There’s Something Fishy About FiveThirtyEight’s Election Projection Model

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There are two key things we have at our disposal to assess the state of a presidential election. The first, of course, is match-up polling. The second is approval ratings. Even when an incumbent isn't seeking reelection, the approval ratings of the incumbent party are still informative.


If you're following the approval and match-up polls at all this campaign, you know two things: Joe Biden isn't very popular, and Donald Trump is leading in most of the battleground states. Considering these two factors alone — and there are plenty more that suggest Trump is favored to win — things look darn good for President Trump in November.

Except, according to FiveThirtyEight, Biden is more likely to win than Trump.

Technically, Nathaniel Rakich, the senior editor and senior elections analyst at FiveThirtyEight, calls it a toss-up, but, as the graphic he posts shows, out of the 100 simulations FiveThirtyEight ran, Biden won 53 times, and Trump just 47 times. In a separate post on X, he insists that FiveThirtyEight's model is based on polls and fundamentals.

How is that possible? A day earlier, Rakich noted that Joe Biden's approval ratings hit an all-time low in FiveThirtyEight's average.


"Historically, all incumbents with an approval rating of 50% or higher have won reelection, and presidents with approval ratings much lower than 50% have lost," noted Jeffrey Jones of Gallup four years ago. For the mathematically challenged among us, 37.4% is well below that 50% threshold.

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According to a Tuesday article that accompanied the forecast, one of the fundamentals incorporated into FiveThirtyEight's modeling is economic factors. "To forecast the election, we rely primarily on polls asking voters whom they support. However, our forecast also incorporates various economic and political indicators that aren’t related to polling but can be used to make rough predictions for the election," the release says.

Right now, Trump leads Biden in most polls of the swing states that will decide the election, but the “fundamentals” favor Biden. The combined polls-plus-fundamentals forecast splits the difference between these two viewpoints and arrives at an essentially deadlocked race. Here’s what it looks like on the state level:


While some economic factors have suggested things are improving, I think it's hard to say that the fundamentals benefit Biden. For one thing, the most important economic factor impacting this election is inflation, which is still much higher today than it was under Trump. Meanwhile, recent polling suggests that even though we may not technically be in a recession, people think that we are. So, the "fundamentals" FiveThirtyEight is basing its projections on could be completely useless.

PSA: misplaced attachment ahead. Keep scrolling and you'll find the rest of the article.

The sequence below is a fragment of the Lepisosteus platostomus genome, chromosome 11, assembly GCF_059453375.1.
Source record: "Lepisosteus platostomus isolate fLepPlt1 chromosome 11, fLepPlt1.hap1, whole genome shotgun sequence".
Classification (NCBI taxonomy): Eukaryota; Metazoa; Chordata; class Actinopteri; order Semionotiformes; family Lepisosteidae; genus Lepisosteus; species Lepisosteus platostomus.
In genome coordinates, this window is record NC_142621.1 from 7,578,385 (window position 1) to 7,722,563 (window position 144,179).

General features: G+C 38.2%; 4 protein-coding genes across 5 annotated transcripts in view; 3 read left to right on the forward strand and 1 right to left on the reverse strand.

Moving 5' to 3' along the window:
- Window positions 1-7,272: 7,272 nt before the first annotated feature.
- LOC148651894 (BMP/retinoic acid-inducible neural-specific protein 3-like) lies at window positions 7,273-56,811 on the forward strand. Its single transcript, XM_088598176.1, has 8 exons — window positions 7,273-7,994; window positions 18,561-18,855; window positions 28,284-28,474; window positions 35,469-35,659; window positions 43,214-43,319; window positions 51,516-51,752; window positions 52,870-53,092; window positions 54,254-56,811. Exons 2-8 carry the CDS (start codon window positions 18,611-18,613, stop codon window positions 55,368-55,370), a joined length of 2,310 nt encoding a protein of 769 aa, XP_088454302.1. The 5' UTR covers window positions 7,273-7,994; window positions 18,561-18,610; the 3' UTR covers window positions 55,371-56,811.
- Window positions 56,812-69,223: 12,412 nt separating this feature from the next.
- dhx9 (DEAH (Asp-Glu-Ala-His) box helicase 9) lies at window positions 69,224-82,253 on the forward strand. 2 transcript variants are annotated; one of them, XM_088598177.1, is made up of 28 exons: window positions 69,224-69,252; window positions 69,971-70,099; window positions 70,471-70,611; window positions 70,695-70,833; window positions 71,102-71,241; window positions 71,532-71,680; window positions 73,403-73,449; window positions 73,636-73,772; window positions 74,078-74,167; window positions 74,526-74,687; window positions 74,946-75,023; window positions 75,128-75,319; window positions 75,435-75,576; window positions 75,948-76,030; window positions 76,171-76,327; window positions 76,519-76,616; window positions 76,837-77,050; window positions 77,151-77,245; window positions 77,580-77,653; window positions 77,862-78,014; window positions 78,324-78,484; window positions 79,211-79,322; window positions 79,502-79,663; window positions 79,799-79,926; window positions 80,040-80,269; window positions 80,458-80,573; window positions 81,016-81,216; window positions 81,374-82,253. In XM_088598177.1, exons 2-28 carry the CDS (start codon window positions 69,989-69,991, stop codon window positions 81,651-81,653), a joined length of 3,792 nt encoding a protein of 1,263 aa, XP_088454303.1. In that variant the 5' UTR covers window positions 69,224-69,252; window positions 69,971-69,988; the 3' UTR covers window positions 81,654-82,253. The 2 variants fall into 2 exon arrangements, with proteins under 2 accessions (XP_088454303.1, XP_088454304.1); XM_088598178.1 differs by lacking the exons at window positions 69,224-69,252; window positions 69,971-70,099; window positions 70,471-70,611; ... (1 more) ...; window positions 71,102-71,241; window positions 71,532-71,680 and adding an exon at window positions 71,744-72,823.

I don't doubt that the race is close and will ultimately hinge on the results of a handful of states. At present, it appears that Pennsylvania, Michigan, and Wisconsin will determine the outcome of the election, and there are reasons to be nervous about all three. But this election is also unique, in that voters can directly compare life under Trump to life under Biden. And that benefits Trump.

Even Nate Silver, the founder of FiveThirtyEight, said earlier this week that Democrats would have been "better served" had Biden decided not to seek reelection. But we're supposed to believe that Biden has a marginally better chance of winning in November than Trump?

Look, it does no good for me to give anyone a false sense of hope that Joe Biden can't possibly win. Let's be honest about the situation: he can. There's plenty of time for the dynamics of this race to change in his favor. I don't think they will — and I expect that a recession is likely to happen before the end of the summer — but it's all guesswork at this point.


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We shouldn't be lulled into a false sense of complacency about this election. From where I sit, based on all the polls and "fundamentals" I've covered, Trump is in a much stronger position to win in 2024 than he was in 2020 or even 2016. But this is still a victory we're going to have to fight tooth and nail to win because we know that Democrats will stop at nothing to preserve their own power — especially when it comes to stopping Donald Trump.


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